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What is today's blog about?
In this week’s blog, we look at the RICS Automated Valuation Models (AVM) roadmap. This is part of RICS’ response to the growing use of AVMs by the property industry and likely to lead to new guidance, standards and content.
This is essential reading for RICS APC and AssocRICS candidates pursuing the Valuation and Loan Security Valuation competencies.
You can download the full paper here.
What is an AVM?
Valuation is both an art and a science.
It is ‘an art because of the need to make value judgments concerning the intangible features that attract certain buyers; a science because it is possible to establish trends and analyse how these are interpreted by buyers and sellers, including the value placed on particular property characteristics’ (RICS, 2021).
AVMs are a form of computer modelling and part of the science of valuation. They are viable where there is sufficient, accurate data which facilitates higher quality valuations and reduces exposure to litigation.
RICS describe an AVM as ‘using one or more mathematical techniques to provide an estimate of value of a specified property at a specified date, accompanied by a measure of confidence in the accuracy of the result, without human intervention post-initiation’ (RICS, 2021).
The International Valuation Standards Council (IVSC) is currently working to agree an industry-wide definition for AVMs.
What types of AVM are there?
Some AVMs require human input, others are completely automated, as demonstrated below.
What is a confidence score?
A confidence score relates to the accuracy of an AVM’s estimate of value. If it is low, then there is likely to be limited market evidence, e.g., due to location or if the property has unique physical characteristics.
Confidence scores are usually based on two key metrics:
The relevance, quantity and transaction dates for the comparable data used in the AVM
The forecast standard deviation (FSD) of the individual output, usually relative to a valuation carried out by a valuer or a transacted sale price
What are AVMs used for?
New mortgage / secured lending – at the outset to assess proposed figures and risk before instructing a physical valuation by a surveyor
Revaluation or remortgage – during the mortgage term to check how property values have changed
Arrears assessment by lenders – to check the value of a property held as security to facilitate arrears planning
Secured lending valuation audits – to cross check a physical valuation for a single case or range of properties
Mass appraisal for local taxation purposes
Valuation estimates for individual capital taxation purposes / planning
Identifying fraudulent activity, e.g., valuations that do not follow market trends
Portfolio valuations, e.g., local authority properties or sale of a mortgage book (securitisation)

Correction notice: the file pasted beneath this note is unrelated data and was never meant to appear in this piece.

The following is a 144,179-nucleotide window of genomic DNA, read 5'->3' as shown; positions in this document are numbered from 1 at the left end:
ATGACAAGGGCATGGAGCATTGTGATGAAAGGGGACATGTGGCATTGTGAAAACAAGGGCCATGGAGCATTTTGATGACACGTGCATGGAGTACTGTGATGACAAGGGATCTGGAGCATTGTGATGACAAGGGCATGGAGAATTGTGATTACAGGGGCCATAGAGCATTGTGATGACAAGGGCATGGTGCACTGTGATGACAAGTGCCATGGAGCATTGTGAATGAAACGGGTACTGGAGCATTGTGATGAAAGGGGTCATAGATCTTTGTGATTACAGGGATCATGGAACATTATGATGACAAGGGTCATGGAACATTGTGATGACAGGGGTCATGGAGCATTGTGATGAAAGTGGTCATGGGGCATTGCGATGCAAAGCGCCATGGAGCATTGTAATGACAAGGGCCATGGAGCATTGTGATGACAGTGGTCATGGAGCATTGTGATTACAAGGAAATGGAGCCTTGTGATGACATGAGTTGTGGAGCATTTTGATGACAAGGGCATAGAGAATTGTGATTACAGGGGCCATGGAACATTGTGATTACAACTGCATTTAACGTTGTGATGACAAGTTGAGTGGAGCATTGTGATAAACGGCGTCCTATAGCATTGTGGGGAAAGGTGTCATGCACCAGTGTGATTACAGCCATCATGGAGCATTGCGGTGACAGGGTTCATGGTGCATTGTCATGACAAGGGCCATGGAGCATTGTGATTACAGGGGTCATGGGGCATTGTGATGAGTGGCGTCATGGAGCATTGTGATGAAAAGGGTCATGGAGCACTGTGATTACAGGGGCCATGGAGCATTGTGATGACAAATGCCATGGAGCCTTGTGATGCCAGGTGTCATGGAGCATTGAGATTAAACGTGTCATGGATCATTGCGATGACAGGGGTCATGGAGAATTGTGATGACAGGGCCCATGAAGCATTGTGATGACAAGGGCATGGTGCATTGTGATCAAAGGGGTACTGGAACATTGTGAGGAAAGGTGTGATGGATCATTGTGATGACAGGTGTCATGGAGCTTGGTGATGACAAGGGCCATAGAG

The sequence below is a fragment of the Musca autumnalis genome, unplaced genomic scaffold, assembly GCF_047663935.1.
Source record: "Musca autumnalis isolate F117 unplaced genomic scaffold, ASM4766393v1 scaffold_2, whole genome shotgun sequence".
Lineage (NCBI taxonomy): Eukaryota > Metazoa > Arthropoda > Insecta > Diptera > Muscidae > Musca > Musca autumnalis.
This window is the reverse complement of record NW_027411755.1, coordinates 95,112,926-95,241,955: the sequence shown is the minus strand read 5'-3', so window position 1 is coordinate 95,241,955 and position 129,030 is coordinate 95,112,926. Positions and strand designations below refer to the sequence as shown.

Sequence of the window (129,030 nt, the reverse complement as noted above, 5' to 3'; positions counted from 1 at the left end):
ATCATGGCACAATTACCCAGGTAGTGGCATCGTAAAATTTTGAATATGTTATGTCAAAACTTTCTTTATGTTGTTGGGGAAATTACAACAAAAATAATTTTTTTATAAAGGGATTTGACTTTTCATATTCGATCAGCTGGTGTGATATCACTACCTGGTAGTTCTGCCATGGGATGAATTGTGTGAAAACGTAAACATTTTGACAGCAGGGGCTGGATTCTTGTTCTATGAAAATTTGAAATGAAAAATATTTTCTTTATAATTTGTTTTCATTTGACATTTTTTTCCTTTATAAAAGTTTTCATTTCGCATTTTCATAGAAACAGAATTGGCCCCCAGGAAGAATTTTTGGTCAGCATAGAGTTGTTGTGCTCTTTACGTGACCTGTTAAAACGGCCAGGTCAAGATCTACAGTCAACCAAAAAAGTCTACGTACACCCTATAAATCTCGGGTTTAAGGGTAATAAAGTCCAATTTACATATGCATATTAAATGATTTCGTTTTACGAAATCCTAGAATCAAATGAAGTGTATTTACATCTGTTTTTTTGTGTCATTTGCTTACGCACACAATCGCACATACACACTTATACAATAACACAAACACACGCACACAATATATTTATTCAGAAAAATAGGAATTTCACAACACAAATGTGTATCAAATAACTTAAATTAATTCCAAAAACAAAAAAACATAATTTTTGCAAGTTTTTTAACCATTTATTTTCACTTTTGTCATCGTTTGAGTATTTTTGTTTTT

Estimating compensation payments, e.g., compulsory purchase
Cost benefit analyses for potential public expenditure
Capital adequacy ratio calculations by a lender for a financed portfolio
What are the benefits of using an AVM?
For lenders, they can support lower risk applications and be built into existing electronic processes
AVMs can reflect statistical analysis or nuances that may not always be observed by valuers
Efficient in terms of time, money and resources
Creates a level of certainty
Removes the human element in relation to fraud risk
What are the challenges of using an AVM?
The property is not physically inspected, so the assumption of average condition may be inaccurate or the property may have unique physical characteristics
A reliable AVM requires a large amount of accurate market data, which is not always available
Little consumer transparency, particularly in the residential market where consumers do not clearly understand the difference between a survey and a valuation
Can still be subject to fraudulent activity
Low confidence scores can be the result of poor quality and limited quantity comparable data
The type of data is the AVM based on may not be at the top of the hierarchy of evidence or at arm’s length, e.g., completed transactions or historic valuations
The source data may not be regularly updated
An AVM cannot explain the valuation process in the same way that a valuer can
What does RICS Valuation – Global Standards (Red Book Global 2020) say about AVMs?
PS 1 requires all written valuations, including AVMs, to comply with the Red Book Global 2020.
The use of an AVM (i.e., no physical inspection undertaken and the inherent limitations of this) must be recorded in the Terms of Engagement (VPS 1) and valuation report (VPS 3).
What does the UK National Supplement say about AVMs?
UK VPGA 13 Residential secured lending guidance for other related purposes including RICS HomeBuyer Service includes a section on valuations without internal inspection. These are also known as desktop, drive-by or pavement valuations or external appraisals and they be undertaken using an AVM.
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